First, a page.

By Arifa Farooq
Arifa Farooq described her first day on the job as "shambolic"
Reporter Arifa Farooq describes her experiences as an undercover carer for the elderly at Glasgow's Domiciliary Care.
Golden oldies, pensioners, OAPs - generic terms that we hear all the time but do not think twice about. We all have older relatives, but you tend to see your granny as somehow being different.
Older people are - in the main - a quiet and private bunch. We seldom pay them much attention and are only aware of issues affecting them when harsh winter weather or pensions are in the news.
When I was asked to go undercover as a carer, I was apprehensive. I would be going into people's homes while employed as their carer and filming secretly. It raised many difficulties.
As a precaution, the BBC arranged for my colleague Hayley and I to be thoroughly trained by a team from Age Concern Training.
Over several days, they taught us everything we would need to meet and exceed the national minimum standards for new carers.
It included moving and handling frail people, monitoring, medication and hands-on training. We took turns to be washed, rolled, fed and dressed.
I was now ready to take up employment with a company in Glasgow called Domiciliary Care - one of Scotland's leading homecare and award-winning providers according to their website.
But as an undercover carer - working for £5.85 an hour - I came face to face with the reality behind those fancy words and high ideals.
My first day on the job can only be summed up as shambolic.
Carers gathered in a car park at 0745 not knowing who we would be working with, where we were going or which clients were to be visited much less what type of care they might need.
Feeling completely unprepared, I relied heavily on the clients to tell me what they needed from me - a real worry if they struggled to communicate or had dementia.
After a few shifts, having so little information was beginning to concern me, particularly when it involved medication.
Andrew Wilson, 78, was a client of Domiciliary Care
On one occasion, I was told a client needed basic personal care. It turned out she needed to also be reminded to take medication after being newly released from hospital and did not have a care plan in her home.
It is a requirement in both England and Scotland that a care plan for each client is kept in the home with a copy at head office.
But in my experience, several of the clients I was visiting either did not have a care plan, or they were out of date. Care plans complete with their personal details were strewn all over company cars used to ferry carers around.
These are legal documents and yet a colleague openly described throwing them out the last time she cleaned out her car.
Ironically, at my training with this company - which was easily as rigorous as that provided by Age Concern Training - new recruits were all specifically told by the director that we must take time to read care plans.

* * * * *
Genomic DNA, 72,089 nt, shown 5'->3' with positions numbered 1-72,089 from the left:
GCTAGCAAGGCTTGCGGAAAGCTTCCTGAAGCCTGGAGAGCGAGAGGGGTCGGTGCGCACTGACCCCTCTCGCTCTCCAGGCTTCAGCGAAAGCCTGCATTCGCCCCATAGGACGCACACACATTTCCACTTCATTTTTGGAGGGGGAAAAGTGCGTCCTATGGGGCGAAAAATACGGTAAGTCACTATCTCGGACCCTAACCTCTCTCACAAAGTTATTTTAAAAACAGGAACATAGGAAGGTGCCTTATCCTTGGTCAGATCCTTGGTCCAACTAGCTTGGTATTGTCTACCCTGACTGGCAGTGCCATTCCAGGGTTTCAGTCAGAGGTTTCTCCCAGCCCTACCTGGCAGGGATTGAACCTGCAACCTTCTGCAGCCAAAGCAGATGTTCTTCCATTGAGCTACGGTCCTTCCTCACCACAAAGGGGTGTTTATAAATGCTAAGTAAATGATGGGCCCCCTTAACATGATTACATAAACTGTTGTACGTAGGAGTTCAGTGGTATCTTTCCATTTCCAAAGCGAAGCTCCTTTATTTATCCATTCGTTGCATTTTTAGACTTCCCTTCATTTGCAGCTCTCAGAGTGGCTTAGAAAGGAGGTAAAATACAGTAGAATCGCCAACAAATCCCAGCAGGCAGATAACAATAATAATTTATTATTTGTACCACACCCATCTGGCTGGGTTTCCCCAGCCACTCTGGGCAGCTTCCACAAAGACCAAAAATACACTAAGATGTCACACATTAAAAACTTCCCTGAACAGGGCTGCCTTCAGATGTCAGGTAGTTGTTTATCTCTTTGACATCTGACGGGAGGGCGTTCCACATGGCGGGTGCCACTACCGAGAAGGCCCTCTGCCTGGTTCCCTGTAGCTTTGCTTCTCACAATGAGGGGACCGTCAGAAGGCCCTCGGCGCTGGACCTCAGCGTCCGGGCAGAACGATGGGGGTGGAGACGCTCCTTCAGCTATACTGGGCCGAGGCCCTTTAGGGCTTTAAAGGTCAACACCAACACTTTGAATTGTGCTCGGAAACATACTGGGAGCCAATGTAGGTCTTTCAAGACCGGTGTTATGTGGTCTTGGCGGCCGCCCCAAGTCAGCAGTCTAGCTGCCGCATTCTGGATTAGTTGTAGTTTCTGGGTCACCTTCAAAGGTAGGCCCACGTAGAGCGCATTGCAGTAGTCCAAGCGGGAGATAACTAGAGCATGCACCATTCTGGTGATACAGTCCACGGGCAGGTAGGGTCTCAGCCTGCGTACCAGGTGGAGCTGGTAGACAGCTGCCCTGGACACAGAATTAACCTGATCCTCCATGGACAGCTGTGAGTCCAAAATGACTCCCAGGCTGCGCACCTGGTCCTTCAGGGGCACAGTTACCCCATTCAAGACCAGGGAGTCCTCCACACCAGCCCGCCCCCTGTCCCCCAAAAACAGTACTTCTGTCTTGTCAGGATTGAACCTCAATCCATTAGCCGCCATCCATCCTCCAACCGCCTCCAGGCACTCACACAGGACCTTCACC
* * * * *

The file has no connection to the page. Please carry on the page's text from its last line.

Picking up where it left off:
But that was the classroom - the reality was very different.
As I became more experienced, I was given more calls to carry out.
At one point I had to do three half-hour lunch calls between 1200 and 1300. I was so rushed that I struggled to give clients their appointed time.
But my worst moment was still to come.
I was sent to care for a terminally ill man. He was completely bed bound and doubly incontinent. I, along with another carer (we were the two most inexperienced out of that particular group of carers), were sent to give him a bed bath and change his sheets.
This man could not raise himself and so was extremely heavy to move. At the time he was suffering from diarrhoea, his skin was so delicate that he had sores that constantly wept. He was in immeasurable pain, the slightest movement made him scream in agony.
I quickly realised that we could not do this job with only two people and that we needed support. I tried to contact the team senior, leaving messages to say we needed help urgently, but to no avail. We were left on our own to cope as best we could. But our best was simply not good enough. We struggled to clean him so he was not left lying in his own excrement but without additional help, we caused him unnecessary pain and distress.
This undercover assignment was an emotional rollercoaster.
Lifeline to the outside
We had been told before we went undercover that carers really make a difference to people's quality of life. Many of the people I met had no family or friends close by and see no one beyond their carers from one day to the next. As carers, we would be their lifeline to the outside world.
But working for Domiciliary Care (Scotland) in South Lanarkshire, I faced such immense time pressure - I barely had time to say hello before I was heading out the door again and on to the next call.
Carers gathered in a parking lot waiting for their day's work
My colleagues in South Lanarkshire were only too aware that they were providing substandard care and were clearly frustrated with the way the company was run.
My abiding memory of my time as a carer in South Lanarkshire will be of rushing in and out of people's homes like a robot programmed to work on high speed. There was no time for the human touch - to sit and simply chat. Time is money in the care business these days, and you have got to keep moving.
The saddest part of my whole experience was how grateful people were that I had come in to see them at all, even if it was for just 10 minutes with me dashing about the entire time.
These people have lived full lives and deserve better in their old age. I would say that using the word "care" to describe the poor service we were providing is a joke - except it is not funny.